Now let’s sew our side strips together and then sew them to the sides our panel.
There are 2 options here:
1. The pattern instructions call for you to make 4 sets of strips, then trim 2 sets to the length and 2 sets to the width. This works just fine.
2. But, I actually prefer cutting all the strips to the right length and width first (see the measurements you wrote down above). For me, this just makes more sense and I have found that the strips don’t get as curvy and wonky like they do when I try to sew long strips together and then cut them to size later. Also, the less you handle your cut pieces, the straighter they will stay.
Same result, different routes.
Anyway, here’s what the panel looks like with the side strips sewn on.
Yay! Time to make the corner Star blocks. I really like how these blocks are constructed — they are super clever and go together really well. Did you notice these stars are really Nine Patch blocks in disguise?!?
Layer a white and blue square right sides together (RST) with the edges lined up. Draw a diagonal line from one corner to the opposite corner. Pin if you like, I don’t. I use a Frixion pens and a 1″ wide ruler to do this step. I do it right at my sewing machine on my acrylic extension table.
Sew 1/4″ away from both sides of the drawn line. I draw a diagonal line on a pair of squares and then sew it on both sides of the line, then I repeat for however many squares I need to. It doesn’t seem to save time to draw all the diagonal lines before you sew them as the layers are going to shift on your way to your sewing machine, unless you use pins to hold them together.
Time to cut the squares apart on the drawn line to make 2 HSTs (half square triangles) or Triangle Squares. Cut all the squares apart on the drawn line.
Let’s press our HSTs open with the seam towards the blue fabric. Do you set your seams? This just means pressing your seams with the block closed before you press them with the block open. I was taught that it sets the stitches in the fabric which makes your seams nicer. I don’t know why it works, but it simply does. Don’t forget to take the time to trim off all the little ears that stick out beyond the corners. Don’t skip this step, because if you leave them there, they will skew your seams.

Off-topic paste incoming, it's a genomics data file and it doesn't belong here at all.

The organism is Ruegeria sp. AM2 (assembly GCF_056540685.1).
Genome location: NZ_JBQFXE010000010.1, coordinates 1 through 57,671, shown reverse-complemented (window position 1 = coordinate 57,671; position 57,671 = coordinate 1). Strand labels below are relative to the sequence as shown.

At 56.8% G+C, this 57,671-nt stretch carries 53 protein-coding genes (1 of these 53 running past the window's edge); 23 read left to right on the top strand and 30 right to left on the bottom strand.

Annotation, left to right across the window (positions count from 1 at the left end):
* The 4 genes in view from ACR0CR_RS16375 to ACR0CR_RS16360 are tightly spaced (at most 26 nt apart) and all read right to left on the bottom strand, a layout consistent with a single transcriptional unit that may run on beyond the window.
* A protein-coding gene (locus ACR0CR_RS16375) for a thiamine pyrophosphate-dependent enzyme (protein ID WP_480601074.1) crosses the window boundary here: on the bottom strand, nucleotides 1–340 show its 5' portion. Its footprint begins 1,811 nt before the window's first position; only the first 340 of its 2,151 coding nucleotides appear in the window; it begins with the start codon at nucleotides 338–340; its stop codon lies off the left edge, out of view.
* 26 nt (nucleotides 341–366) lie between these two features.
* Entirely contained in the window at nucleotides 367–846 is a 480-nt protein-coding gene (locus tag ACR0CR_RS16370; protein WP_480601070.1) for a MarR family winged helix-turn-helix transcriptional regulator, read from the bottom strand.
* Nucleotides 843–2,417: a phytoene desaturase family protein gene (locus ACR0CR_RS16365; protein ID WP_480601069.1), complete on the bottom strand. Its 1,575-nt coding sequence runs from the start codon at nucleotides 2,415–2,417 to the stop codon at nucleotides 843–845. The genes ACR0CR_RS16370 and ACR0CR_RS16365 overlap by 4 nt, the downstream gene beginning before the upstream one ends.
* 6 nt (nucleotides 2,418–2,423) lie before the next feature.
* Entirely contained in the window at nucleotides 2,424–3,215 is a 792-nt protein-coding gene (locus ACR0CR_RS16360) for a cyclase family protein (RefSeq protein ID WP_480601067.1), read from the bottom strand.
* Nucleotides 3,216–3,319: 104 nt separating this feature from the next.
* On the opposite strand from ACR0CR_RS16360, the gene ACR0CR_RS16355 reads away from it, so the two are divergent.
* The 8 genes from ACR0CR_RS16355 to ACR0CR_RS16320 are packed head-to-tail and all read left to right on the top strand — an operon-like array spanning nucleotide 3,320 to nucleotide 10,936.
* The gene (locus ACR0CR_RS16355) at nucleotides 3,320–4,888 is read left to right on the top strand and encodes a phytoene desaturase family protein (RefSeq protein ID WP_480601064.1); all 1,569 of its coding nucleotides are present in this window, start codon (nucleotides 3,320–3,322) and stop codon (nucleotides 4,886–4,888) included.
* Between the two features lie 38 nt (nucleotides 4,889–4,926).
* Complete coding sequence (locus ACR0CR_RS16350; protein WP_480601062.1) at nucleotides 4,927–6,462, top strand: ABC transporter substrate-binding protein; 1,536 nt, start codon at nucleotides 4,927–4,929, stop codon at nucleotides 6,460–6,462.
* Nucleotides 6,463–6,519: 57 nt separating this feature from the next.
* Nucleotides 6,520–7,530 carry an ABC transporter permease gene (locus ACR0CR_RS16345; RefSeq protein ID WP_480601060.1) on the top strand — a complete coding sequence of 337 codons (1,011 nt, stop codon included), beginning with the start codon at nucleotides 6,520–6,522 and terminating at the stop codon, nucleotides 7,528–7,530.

I think the next step is really cool! Layer a red square RST on a blue/white HST. Draw a diagonal line from corner to opposite corner (white to blue, NOT in the same direction as the seam for the HST, but across it).
Here’s where a lot of folks might get a little confused — this time, SEW ON THE LINE. We are making a “flippy corner,” not a HST.
I don’t know if you get direction-challenged like I do sometimes when quilting, but to keep myself from sewing on the wrong end or messing up my placement, I make a sample in order to see how I need to layer things and feed them into my machine. I have found that being left-handed sometimes makes it hard for me to manage directionality.
Moving on……once you have all your “flippy corners” sewn onto your HSTs, time to cut away the waste on the “flippy corners,” 1/4″ away from your sewing line.
We’re in the homestretch now! Go ahead and press your “flippy corner” HSTs. Set your seams, then press the seam allowance to the red.
That wasn’t too bad, was it????
Let’s sew our corner Star blocks together now, just like a Nine Patch block! I like to lay out my blocks on a small felt board (made from a flannel fat quarter, a firm piece of cardboard, and duct tape to hold the flannel taut). That way, I can sew the block together right at my sewing machine. Since I’m such a “Lazy Quilter” (this is what a lot of my pals call me, anyway), I actually layered all four of my blocks on my flannel board and I’ll just sew all 4 blocks together. Then I’ll press them after I sew them together.
And here are my four corner Star blocks all sewn and pressed. Aren’t they really pretty???
Now let’s finish putting the Daring Spirit quilt together.
Refer to the panel width measurement you wrote down earlier. Sew your top and bottom strips together and cut to this measurement. Now sew your Star blocks to each end of your strip sets. Make 2 — one for the top and one for the bottom. Press your strips carefully.
Sew your strips to the top and bottom of your quilt.
Quilt top DONE!
Now, quilt it. Bind it. And don’t forget your label!